Content Management Systems (CMS) -- Reviews


idealware issued a report in March 2009 comparing four major open source content management systems (CMS) commonly used in the nonprofit sector: Plone, WordPress, Joomla, and Drupal. You may download the report here.


Content Management Systems (CMS) can be implemented via many platforms and technologies.  Almost every vendor and company involved in the Internet industry has a product or provides some service(s) that is/are tied to single or multiple CMS technologies.

This review is for Open Source (free) content management products of which there are more than most people care to know about.  In addition, there are some great reviews and an annual competition to see which products are currently considered the best.

opensource_logo.gifNet Easy initiated its first search for a CMS in 2000 with specific requirements which continue to evolve today. A few of the initial requirements used in the selection process were that the system be

  1. Cross Platform,
  2. Open Source, and
  3. Secure.

We first researched solutions using Java® as it was the primary cross platform solution along with our security of choice. However, Sun® had not released Java® into Open Source model, and most Java® was being developed by corporations.  This led to more Java® developers, but most were tied up with corporate applications resulting in few mature CMS projects at the time.

As a result, Net Easy began reviewing the LAMP projects as a potential direction for development.


lamp.jpgThe term LAMP is used to refer to an Open Source software stack for building web-based solutions (applications and websites).  The original concept originates from:

  • Linux: the computer operating system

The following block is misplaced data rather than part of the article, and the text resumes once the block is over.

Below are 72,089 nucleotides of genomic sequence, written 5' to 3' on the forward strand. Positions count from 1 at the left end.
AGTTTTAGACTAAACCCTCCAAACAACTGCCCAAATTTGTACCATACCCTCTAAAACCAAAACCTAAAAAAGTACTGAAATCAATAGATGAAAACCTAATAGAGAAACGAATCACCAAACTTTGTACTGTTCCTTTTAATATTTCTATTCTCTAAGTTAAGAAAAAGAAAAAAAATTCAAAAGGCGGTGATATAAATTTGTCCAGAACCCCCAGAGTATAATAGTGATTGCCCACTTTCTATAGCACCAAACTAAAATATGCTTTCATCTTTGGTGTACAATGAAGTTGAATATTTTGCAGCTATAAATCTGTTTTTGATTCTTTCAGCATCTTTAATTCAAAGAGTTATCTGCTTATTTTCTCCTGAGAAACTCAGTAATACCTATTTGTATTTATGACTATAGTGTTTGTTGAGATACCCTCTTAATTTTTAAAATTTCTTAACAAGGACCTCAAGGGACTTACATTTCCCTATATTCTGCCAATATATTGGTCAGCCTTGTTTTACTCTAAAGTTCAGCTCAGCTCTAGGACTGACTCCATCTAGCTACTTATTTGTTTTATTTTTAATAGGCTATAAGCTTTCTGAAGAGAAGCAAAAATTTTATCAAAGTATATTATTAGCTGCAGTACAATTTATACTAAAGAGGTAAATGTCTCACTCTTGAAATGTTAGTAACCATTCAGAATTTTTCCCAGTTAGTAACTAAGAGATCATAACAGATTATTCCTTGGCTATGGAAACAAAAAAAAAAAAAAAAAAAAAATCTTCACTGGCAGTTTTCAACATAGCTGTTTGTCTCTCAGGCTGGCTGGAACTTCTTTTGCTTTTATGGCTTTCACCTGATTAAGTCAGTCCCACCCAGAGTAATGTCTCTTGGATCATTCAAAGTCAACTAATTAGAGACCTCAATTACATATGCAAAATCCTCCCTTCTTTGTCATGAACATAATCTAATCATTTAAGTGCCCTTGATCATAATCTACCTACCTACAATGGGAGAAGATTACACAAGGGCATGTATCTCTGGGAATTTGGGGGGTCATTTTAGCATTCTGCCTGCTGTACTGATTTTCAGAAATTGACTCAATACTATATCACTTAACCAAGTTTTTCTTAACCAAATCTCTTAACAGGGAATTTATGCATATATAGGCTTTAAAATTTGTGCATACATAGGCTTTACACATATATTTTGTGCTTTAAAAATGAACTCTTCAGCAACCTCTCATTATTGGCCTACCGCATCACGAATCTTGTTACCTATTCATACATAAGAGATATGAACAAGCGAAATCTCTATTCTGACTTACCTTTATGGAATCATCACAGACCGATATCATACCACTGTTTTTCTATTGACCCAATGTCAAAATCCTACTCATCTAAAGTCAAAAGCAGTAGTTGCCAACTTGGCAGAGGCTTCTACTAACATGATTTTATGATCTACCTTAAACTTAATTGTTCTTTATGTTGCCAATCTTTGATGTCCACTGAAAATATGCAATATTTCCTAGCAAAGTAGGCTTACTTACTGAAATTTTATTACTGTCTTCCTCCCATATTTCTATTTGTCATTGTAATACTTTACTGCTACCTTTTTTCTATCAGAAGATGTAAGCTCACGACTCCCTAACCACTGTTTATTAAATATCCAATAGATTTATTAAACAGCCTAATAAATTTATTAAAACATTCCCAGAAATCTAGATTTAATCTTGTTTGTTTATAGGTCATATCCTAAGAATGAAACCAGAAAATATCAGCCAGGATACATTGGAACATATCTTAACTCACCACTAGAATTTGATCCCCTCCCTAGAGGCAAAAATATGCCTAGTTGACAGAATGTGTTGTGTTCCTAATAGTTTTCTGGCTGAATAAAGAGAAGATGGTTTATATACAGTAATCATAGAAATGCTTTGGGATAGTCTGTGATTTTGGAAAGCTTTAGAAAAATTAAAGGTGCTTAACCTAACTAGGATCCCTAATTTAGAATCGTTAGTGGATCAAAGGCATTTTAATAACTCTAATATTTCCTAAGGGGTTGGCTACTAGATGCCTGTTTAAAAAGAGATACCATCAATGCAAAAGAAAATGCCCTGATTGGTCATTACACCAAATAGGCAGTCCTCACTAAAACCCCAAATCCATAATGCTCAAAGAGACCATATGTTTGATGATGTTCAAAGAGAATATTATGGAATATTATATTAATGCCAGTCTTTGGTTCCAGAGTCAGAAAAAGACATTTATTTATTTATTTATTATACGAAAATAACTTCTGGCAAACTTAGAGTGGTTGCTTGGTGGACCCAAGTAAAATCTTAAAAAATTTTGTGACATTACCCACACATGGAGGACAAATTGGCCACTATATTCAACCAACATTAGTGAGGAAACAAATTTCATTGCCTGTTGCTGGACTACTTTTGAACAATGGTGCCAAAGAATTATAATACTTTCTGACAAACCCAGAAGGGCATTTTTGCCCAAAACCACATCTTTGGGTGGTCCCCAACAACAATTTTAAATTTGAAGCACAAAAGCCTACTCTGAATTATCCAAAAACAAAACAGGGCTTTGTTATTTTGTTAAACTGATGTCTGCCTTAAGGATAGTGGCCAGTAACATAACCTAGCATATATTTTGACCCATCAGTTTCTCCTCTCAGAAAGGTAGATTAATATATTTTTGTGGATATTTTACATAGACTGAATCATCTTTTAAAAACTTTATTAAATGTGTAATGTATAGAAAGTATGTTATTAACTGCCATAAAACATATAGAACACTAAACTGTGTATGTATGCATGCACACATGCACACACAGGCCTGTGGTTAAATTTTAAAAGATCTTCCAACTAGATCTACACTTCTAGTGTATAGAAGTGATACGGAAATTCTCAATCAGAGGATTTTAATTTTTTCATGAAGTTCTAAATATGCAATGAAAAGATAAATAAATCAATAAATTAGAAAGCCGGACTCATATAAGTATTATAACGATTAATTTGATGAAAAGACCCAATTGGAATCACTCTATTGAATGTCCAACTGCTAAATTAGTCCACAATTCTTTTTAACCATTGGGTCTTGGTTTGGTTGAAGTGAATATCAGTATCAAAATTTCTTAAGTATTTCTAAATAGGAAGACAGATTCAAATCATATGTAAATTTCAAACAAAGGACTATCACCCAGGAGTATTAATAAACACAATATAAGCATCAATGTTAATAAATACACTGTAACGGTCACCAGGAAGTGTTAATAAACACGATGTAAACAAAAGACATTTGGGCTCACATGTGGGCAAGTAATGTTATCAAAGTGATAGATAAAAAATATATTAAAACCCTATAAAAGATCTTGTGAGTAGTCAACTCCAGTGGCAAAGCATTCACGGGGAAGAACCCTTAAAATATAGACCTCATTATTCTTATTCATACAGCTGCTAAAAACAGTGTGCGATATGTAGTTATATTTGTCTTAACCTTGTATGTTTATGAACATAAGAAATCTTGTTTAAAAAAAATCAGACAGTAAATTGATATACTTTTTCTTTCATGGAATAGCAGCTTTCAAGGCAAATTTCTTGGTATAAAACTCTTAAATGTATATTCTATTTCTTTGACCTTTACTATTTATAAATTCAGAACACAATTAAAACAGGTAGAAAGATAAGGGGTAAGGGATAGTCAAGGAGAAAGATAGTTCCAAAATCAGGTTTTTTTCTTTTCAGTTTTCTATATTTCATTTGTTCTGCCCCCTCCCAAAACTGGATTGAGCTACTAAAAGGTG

• Apache: the web server
  • MySQL: the database server (arguably a relational database)
  • Perl, Python, and PHP: the programming/scripting languages used to build the solution

Note that we've stated programming/scripting languages.  While in essence these are independent languages that developed separately from each other, they are not necessarily full programming languages as used in client server applications: compiled, deployed, etc. It is very rare if not  impossible to find independent applications written in PHP and compiled to deploy that are not affiliated with web/Internet scenarios.

PHP applications seem to get the most attention today and are leading the awards.  PHP is easy to learn, cheap to implement, cross platform, and Open Source.  This has led to many developers and projects over the last few years.  Many people debate whether PHP is an "Object-Oriented" (OO) programming language and this debate continues today.  However, it is probably safe to say that when originally developed PHP was not an OO language and to leave the debate to others with more time.  Having said this, PHP has limitations in regards to code development.  Having a large number of developers is great with readily supported projects.  However, it also means that people jump in and write code which may not be well done, secure, scalable, or maintainable.

LAMP is not limited to PHP as noted above.  In fact, much of what the PHP-based CMS applications lack is readily available in Plone, a Python-based CMS.

Another important site to note is Open Source Content Management:

Python-based solutions



A Python-based CMS that utilizes the popular Open Source Zope® application server.


  • Framework requires longer learning curve
  • Need to know Python to add custom content objects
  • Styles sheets are nested and become complex. Requires knowledgeable designer to complete custom design
  • No built in spell check with the WYSIWYG editor
  • Requires more computer horsepower than PHP-based content management systems


  • User-friendly (easy to use)
  • Internationalized with over 35 translations
  • Access Control Lists (ACLs) down to every object.
  • Highly secure environment in out-of-box install
  • Very strong workflow with the ability to create custom workflow
  • Can add own content objects if existing do not meet all requirements
  • Extremely scalable, robust, and stable
  • Supports members (Intranet, Extranet configuration along with publication solution)
  • WYSIWYG editor with ability to switch to code and back
  • Full CMS engine as core engine
  • Standards compliant
  • Accessibility for sight- and motor-impaired users
  • Version Control
  • Search functionality built into engine
  • Unlimited categorizations, metadata
  • Does multiple websites in the monster hosting configuration
  • Numerous products to install for customization
  • OpenID, LDAP ability
  • Search Engine Optimized (SEO) code and SEO-friendly URLs
  • In-browser image resizing

PHP-based solutions